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Giacomo Zucco @giacomozucco
, 26 tweets, 5 min read Read on Twitter
You guys know that I have a fetish for analogies, so bear w/ me about this one. Thesis: if Bitcoin is digital Gold, then the (pseudo)"SPV" model for light nodes is digital Coinage, w/ basically the same trade-offs & risks. Argument development following in this tweetstorm:
1) Physical gold was a GREAT form of money for ancient civilizations: great durability in time, good divisibility/density tradeoff, fundamental scarcity (before asteroid/ocean-floor mining), not-too-much-elastic supply due to estraction costs, fair access, recognizability.
2) Last feature, recognizability, was not super-easy to leverage in everyday commerce, though. Sure: you can use hydrostatic weighing to check the gold pieces you receive, but that's often not practical. The verification cost for merchants was kinda high, w/ bare gold pieces.
3) For this reason, many civilizations through history eventually gave up some of their gold's "indipendence", in exchange for outsourced verification, to reduce verification costs in everyday exchange. A trusted third party (often a smith, a jeweler, a military protector)...
4) ...could provide particular pieces of gold w/ their "signature" (some sign which was easy to recognize but difficult to reproduce). Checking this sign was less expensive than performing hydrostatic weighing. But, sadly, there ain't no such thing as a free lunch, as we know.
5) Trusted third parties involved in coinage, has been known to often abuse this position, almost systematically. Whenever they had some kind of extent monopoly, they would debase coins. Always. Now, the situation wasn't as bad as w/ modern fiat money: they still had to save...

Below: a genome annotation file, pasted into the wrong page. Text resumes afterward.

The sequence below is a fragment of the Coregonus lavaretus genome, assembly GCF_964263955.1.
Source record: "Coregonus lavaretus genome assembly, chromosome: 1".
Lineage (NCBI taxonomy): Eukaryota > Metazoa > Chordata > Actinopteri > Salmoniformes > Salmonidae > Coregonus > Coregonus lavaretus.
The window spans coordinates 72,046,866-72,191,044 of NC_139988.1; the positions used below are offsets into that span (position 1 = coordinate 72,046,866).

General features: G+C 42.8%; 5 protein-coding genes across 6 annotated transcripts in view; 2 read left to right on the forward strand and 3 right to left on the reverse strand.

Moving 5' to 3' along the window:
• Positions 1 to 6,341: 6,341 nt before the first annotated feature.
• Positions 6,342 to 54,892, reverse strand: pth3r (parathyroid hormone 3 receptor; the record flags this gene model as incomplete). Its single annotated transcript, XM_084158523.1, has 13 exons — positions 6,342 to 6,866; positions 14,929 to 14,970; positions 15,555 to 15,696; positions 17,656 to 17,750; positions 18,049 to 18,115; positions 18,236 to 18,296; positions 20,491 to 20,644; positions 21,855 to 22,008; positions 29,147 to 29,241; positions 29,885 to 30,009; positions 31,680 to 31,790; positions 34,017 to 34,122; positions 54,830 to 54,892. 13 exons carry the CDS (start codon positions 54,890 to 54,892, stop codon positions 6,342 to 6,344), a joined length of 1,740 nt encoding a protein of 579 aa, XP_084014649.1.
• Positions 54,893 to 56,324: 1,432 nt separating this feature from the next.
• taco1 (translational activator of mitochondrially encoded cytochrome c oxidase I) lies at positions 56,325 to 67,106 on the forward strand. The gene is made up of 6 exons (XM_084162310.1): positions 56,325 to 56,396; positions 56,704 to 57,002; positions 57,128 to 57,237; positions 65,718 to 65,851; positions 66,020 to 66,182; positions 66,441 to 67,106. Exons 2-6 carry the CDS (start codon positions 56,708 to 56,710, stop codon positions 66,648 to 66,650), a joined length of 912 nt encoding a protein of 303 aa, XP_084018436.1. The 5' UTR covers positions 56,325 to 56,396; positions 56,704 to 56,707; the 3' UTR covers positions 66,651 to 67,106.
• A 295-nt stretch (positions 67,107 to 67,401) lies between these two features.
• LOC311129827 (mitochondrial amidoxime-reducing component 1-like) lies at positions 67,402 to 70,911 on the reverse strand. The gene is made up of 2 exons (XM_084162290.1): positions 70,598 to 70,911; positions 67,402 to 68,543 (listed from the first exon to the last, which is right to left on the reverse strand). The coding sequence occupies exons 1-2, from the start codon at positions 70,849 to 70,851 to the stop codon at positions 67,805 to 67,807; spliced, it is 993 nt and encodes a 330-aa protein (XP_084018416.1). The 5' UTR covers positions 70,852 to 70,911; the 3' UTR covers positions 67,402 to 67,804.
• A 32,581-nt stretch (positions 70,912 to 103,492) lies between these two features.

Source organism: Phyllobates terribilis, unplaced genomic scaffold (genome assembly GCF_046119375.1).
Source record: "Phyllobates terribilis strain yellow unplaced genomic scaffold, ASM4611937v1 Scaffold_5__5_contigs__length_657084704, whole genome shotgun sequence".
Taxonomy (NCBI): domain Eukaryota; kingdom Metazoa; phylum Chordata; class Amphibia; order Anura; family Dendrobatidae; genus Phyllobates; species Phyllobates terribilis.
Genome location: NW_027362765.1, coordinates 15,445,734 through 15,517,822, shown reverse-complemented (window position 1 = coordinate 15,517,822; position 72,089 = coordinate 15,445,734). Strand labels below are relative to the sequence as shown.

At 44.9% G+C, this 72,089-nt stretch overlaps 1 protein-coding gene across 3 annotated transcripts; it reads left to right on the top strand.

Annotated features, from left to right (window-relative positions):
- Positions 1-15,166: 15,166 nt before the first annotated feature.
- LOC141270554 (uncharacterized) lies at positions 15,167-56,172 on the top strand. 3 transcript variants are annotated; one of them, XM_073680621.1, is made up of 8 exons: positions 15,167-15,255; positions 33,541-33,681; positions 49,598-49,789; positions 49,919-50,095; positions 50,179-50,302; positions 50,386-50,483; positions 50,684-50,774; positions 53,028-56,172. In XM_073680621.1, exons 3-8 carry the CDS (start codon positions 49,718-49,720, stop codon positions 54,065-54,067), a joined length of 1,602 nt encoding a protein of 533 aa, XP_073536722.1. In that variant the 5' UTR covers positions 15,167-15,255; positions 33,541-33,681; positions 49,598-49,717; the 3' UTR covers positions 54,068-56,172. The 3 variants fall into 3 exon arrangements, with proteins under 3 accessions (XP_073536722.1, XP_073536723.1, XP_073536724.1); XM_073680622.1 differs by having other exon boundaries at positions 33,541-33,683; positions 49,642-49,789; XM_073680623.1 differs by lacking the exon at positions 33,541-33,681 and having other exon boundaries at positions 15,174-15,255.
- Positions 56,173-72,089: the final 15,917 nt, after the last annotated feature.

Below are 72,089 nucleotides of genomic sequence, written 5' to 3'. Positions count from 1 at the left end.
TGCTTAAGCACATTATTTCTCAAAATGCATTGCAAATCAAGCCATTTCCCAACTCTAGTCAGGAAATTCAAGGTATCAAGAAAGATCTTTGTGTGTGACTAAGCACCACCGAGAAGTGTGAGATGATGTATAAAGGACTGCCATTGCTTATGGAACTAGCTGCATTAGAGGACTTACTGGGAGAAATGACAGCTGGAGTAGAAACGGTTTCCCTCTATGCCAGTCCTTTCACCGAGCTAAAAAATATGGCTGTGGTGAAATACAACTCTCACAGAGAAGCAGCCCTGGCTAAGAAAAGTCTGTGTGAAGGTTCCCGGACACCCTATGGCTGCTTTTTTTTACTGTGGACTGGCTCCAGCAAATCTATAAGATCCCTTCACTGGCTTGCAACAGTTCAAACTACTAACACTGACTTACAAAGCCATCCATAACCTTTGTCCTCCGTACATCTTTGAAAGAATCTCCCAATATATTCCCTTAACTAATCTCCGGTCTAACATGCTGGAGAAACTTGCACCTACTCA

6) ...face about the gold content. Debasement was slow, stealthy, gradual, w/ some level of plausible deniability. There still was an easy way to detect it, by any "hydrostatic full node" out there. Competition among coinage-providers contributed to keep it (often) under control.
7) Of course, the more competition you had, the less this kind of attack represented a concern. It's worth noting that the most disastrous episodes of debasement occurred under very wide coinage monopolies (often politically/militarily enstablished, ie late Roman Empire, ecc.).
8) But it's not so hard, at the end, to enforce monopolies when we talk about trusted third parties: they tend to be, by design, very easy to censor, corrupt, hijack, blackmail, etc. So, even before the modern tragedy of the rise of the absolutist, democrstic nation-states...
9) ...(w/ their baggage of legal tender laws, gold expropriation, ban of monetary alternatives, central banking & abolition of gold pegging, which made hyperinflation & manipulations trivial to perform) they already represented a pretty huge security hole in the monetary system.
10) Now: introducing Bitcoin. Like physical gold, it's peer-to-peer & independent, it's not scriptural money based on some trusted third party. You can check every tx against the rules & verify on your own. Sure, you are "trusting" the fact that hashrate is typically not...
11) ...typically colluding for more that 50% w/ the payer, in order to reorg after many confirmations, doublespending you. Assuming that's a reasonable expectation (is it???), you can verify the digital gold you receive independently, w/o any trusted third party involved.
12) But like hydrostatic weighing tools, full nodes are often too expensive/impractical for everyday transactions. Many Bitcoin users want to receive money w/o maintaining their own validating full node. It's perceived as something nerdy & specialistic: many Bitcoin merchants...